Detailed measurements of water diffusion within the prostate over an extended b-factor range were performed to assess whether the standard assumption of monoexponential signal decay is appropriate in this organ. From nine men undergoing prostate MR staging examinations at 1.5 T, a single 10-mm-thick axial slice was scanned with a line scan diffusion imaging sequence in which 14 equally spaced b factors from 5 to 3,500 s/mm(2) were sampled along three orthogonal diffusion sensitization directions in 6 min. Due to the combination of long scan time and limited volume coverage associated with the multi-b-factor, multidirectional sampling, the slice was chosen online from the available T2-weighted axial images with the specific goal of enabling the sampling of presumed noncancerous regions of interest (ROIs) within the central gland (CG) and peripheral zone (PZ). Histology from prescan biopsy (n=9) and postsurgical resection (n=4) was subsequently employed to help confirm that the ROIs sampled were noncancerous. The CG ROIs were characterized from the T2-weighted images as primarily mixtures of glandular and stromal benign prostatic hyperplasia, which is prevalent in this population. The water signal decays with b factor from all ROIs were clearly non-monoexponential and better served with bi- vs. monoexponential fits, as tested using chi(2)-based F test analyses. Fits to biexponential decay functions yielded intersubject fast diffusion component fractions in the order of 0.73+/-0.08 for both CG and PZ ROIs, fast diffusion coefficients of 2.68+/-0.39 and 2.52+/-0.38 microm(2)/ms and slow diffusion coefficients of 0.44+/-0.16 and 0.23+/-0.16 um(2)/ms for CG and PZ ROIs, respectively. The difference between the slow diffusion coefficients within CG and PZ was statistically significant as assessed with a Mann-Whitney nonparametric test (P<.05). We conclude that a monoexponential model for water diffusion decay in prostate tissue is inadequate when a large range of b factors is sampled and that biexponential analyses are better suited for characterizing prostate diffusion decay curves.

Nickolai Sheikov, Nathan McDannold, Ferenc A Jolesz, Yong-Zhi Zhang, Karen Tam, and Kullervo Hynynen. 2006. “Brain Arterioles Show more Active Vesicular Transport of Blood-borne Tracer Molecules than Capillaries and Venules after Focused Ultrasound-evoked Opening of the Blood-brain Barrier.” Ultrasound Med Biol, 32, 9, Pp. 1399-409.Abstract

Previously, activation of vesicular transport in the brain microvasculature was shown to be one of the mechanisms of focused ultrasound-induced blood-brain barrier (BBB) opening. In the present study, we aimed to estimate the rate of the transendothelial vesicular traffic after focused ultrasound sonication in the rabbit brain, using ultrastructural morphometry and horseradish peroxidase (HRP) as a tracer. In the capillaries, the mean endothelial pinocytotic densities (the number of HRP-containing vesicles per microm(2) of the cell cytoplasm) were 0.9 and 1.05 vesicles/microm(2) 1 h after sonication with ultrasound frequencies of 0.69 and 0.26 MHz, respectively. In the arterioles, these densities were 1.63 and 2.43 vesicles/microm(2), values 1.8 and 2.3 times higher. In control locations, the densities were 0.7 and 0.14 vesicles/microm(2) for capillaries and arterioles, respectively. A small number of HRP-positive vesicles were observed in the venules. Focal delivery of HRP tracer was also observed in light microscopy. The results indicate that the precapillary microvessels play an important role in macromolecular transcytoplasmic traffic through the ultrasound-induced BBB modulation, which should be considered in the future development of trans-BBB drug delivery strategies.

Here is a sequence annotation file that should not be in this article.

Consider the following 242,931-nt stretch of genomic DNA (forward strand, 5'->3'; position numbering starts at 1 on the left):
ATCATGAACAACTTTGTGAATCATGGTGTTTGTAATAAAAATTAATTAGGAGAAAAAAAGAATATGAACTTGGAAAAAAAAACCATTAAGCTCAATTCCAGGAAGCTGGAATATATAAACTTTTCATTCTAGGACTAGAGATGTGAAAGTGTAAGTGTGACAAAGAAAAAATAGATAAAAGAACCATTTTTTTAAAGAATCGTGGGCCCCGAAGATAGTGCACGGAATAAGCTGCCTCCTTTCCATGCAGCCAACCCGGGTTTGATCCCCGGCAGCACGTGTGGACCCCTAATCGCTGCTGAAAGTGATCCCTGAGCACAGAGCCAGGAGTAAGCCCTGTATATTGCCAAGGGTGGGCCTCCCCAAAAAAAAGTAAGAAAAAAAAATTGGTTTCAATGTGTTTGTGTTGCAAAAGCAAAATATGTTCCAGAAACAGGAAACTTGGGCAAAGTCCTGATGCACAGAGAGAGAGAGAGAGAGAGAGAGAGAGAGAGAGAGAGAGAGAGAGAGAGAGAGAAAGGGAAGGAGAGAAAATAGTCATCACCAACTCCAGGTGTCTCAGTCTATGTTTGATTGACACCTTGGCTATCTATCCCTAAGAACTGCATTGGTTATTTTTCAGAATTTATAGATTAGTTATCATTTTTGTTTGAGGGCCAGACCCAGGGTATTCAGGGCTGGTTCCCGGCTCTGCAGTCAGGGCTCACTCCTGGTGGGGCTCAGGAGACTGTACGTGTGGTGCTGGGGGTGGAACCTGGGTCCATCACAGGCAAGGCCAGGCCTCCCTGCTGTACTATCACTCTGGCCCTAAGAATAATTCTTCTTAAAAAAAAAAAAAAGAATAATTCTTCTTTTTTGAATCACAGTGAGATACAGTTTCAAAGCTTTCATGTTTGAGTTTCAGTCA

Scott W Hoge and Dana H Brooks. 2006. “On the complimentarity of SENSE and GRAPPA in parallel MR imaging.” Conf Proc IEEE Eng Med Biol Soc, 1, Pp. 755-8.Abstract
Two image reconstruction methods currently dominate parallel MR imaging: SENSE and GRAPPA. While both seek to reconstruct images from subsampled multi-channel MRI data, there exist fundamental differences between the two. In particular, SENSE reconstructs an image of the excited spin-density directly whereas GRAPPA reconstructs estimates of the fully sampled raw coil data and then combines them to obtain an image. In this work we show that these differences can be exploited such that each method can compliment the other. In the case of SENSE, which requires an estimate of the coil sensitivity map before reconstruction, one can use GRAPPA to improve the coil sensitivity estimates. Alternatively, using coil sensitivity estimates and the SENSE reconstruction equations, one can improve the GRAPPA reconstruction parameter estimation. Together, these approaches can provide higher image quality than either method alone.
Bruno Madore, Scott W Hoge, and Raymond Kwong. 2006. “Extension of the UNFOLD method to include free breathing.” Magn Reson Med, 55, 2, Pp. 352-62.Abstract